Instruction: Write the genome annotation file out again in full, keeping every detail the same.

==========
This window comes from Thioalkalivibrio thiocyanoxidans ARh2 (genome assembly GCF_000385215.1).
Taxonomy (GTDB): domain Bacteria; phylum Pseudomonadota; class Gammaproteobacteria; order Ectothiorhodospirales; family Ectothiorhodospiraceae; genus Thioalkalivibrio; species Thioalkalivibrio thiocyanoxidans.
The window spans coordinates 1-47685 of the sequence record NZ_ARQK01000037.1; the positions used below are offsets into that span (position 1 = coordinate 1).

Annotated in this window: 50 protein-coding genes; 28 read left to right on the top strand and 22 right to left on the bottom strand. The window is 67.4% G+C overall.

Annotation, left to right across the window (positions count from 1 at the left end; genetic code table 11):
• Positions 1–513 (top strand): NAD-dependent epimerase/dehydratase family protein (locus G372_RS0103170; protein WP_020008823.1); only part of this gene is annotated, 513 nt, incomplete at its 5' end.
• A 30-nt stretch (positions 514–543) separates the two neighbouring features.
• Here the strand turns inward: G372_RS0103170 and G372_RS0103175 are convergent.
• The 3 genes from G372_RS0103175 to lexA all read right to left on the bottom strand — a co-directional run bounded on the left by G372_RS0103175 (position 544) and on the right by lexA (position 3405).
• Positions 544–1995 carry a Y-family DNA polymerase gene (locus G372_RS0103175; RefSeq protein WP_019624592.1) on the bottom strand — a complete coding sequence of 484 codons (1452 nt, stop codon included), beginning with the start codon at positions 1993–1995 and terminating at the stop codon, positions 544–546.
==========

This window comes from Thioalkalivibrio thiocyanoxidans ARh2 (genome assembly GCF_000385215.1).
Taxonomy (GTDB): domain Bacteria; phylum Pseudomonadota; class Gammaproteobacteria; order Ectothiorhodospirales; family Ectothiorhodospiraceae; genus Thioalkalivibrio; species Thioalkalivibrio thiocyanoxidans.
The window spans coordinates 1-47685 of the sequence record NZ_ARQK01000037.1; the positions used below are offsets into that span (position 1 = coordinate 1).

Annotated in this window: 50 protein-coding genes; 28 read left to right on the top strand and 22 right to left on the bottom strand. The window is 67.4% G+C overall.

Annotation, left to right across the window (positions count from 1 at the left end; genetic code table 11):
• Positions 1–513 (top strand): NAD-dependent epimerase/dehydratase family protein (locus G372_RS0103170; protein WP_020008823.1); only part of this gene is annotated, 513 nt, incomplete at its 5' end.
• A 30-nt stretch (positions 514–543) separates the two neighbouring features.
• Here the strand turns inward: G372_RS0103170 and G372_RS0103175 are convergent.
• The 3 genes from G372_RS0103175 to lexA all read right to left on the bottom strand — a co-directional run bounded on the left by G372_RS0103175 (position 544) and on the right by lexA (position 3405).
• Positions 544–1995 carry a Y-family DNA polymerase gene (locus G372_RS0103175; RefSeq protein WP_019624592.1) on the bottom strand — a complete coding sequence of 484 codons (1452 nt, stop codon included), beginning with the start codon at positions 1993–1995 and terminating at the stop codon, positions 544–546.